W3C home > Mailing lists > Public > public-webcrypto@w3.org > July 2012

Re: ISSUE-1: Mandatory algorithms (was Re: ISSUE-3: Algorithm discovery)

From: Ryan Sleevi <sleevi@google.com>
Date: Tue, 10 Jul 2012 13:04:47 -0700
Message-ID: <CACvaWvYY6Xu9VnhL88MYe82bQRxUcRRBpfi9ZB2vS+VovbRofQ@mail.gmail.com>
To: Seetharama Rao Durbha <S.Durbha@cablelabs.com>
Cc: "public-webcrypto@w3.org" <public-webcrypto@w3.org>, David Dahl <ddahl@mozilla.com>, Michael Jones <Michael.Jones@microsoft.com>
On Tue, Jul 10, 2012 at 12:51 PM, Seetharama Rao Durbha
<S.Durbha@cablelabs.com> wrote:
> I was not arguing against defining the exceptions. It is definitely a
> required feature, we need to define them. I agree that algorithm discovery
> is needed.
>
> I was just commenting on the reference to ISSUE-1 - mandatory list (sorry
> for the confusion).
>
> So, with respect to ISSUE-1…
>
>>>When there (and there eventually will) exist two different sets of
>>> MUST-IMPLEMENT, how will the web application behave then? When SHA-1 is
>>> broken, or SHA-3 is the new MUST-IMPLEMENT, how will that be addressed?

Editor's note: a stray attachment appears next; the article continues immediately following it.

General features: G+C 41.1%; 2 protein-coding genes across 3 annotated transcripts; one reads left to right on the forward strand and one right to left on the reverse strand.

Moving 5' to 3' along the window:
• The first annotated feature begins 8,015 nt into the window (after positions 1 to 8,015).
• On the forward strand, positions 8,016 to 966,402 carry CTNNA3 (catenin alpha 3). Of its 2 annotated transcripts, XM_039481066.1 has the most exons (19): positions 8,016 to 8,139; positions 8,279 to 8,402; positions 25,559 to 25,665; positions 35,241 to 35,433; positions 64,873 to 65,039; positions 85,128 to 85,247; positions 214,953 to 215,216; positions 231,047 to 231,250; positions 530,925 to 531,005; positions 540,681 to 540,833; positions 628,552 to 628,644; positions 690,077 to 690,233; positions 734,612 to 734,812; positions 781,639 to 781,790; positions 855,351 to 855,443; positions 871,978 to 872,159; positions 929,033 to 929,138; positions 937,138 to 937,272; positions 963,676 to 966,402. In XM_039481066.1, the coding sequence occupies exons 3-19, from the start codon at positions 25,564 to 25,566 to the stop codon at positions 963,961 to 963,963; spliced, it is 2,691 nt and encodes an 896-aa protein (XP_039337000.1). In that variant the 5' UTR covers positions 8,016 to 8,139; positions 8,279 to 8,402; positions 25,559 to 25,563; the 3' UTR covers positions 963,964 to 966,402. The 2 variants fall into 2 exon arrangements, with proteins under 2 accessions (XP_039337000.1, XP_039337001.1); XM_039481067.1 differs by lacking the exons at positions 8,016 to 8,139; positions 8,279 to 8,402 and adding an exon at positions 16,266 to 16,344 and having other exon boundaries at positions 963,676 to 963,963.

>
> I am not sure how there can be two (or more) MUST-IMPLEMENT sets. The whole
> point of a standard is avoiding confusion.
> On the second sentence, "when SHA-1 is broken…", I would like to see it
> 'deprecated', rather than 'removed' from MUST-IMPLEMENT, for a period of
> time. In my work, I see that there are hard reasons why people need 'legacy'
> support. When people do decide they are ready to migrate to SHA-N, catching
> the exception makes sense – because, they would have put in place a
> migration strategy for moving from SHA-1 to SHA-N, and that strategy is what
> goes into the catch block. I do not see a reason for any catch block logic
> from day 1. If we do not provide mandatory algorithms, what do we expect
> people to put in the catch block?

Every time we modify the standard, there will be N versions of the
standard, because there will be user agents that implement version 1,
version 2, version 3, etc. Web applications that wish to work with
these user agents must be prepared for each user agent having a
different view of what "MUST-IMPLEMENT" means, which is why I don't
think there's any particular added value in MUST-IMPLEMENT.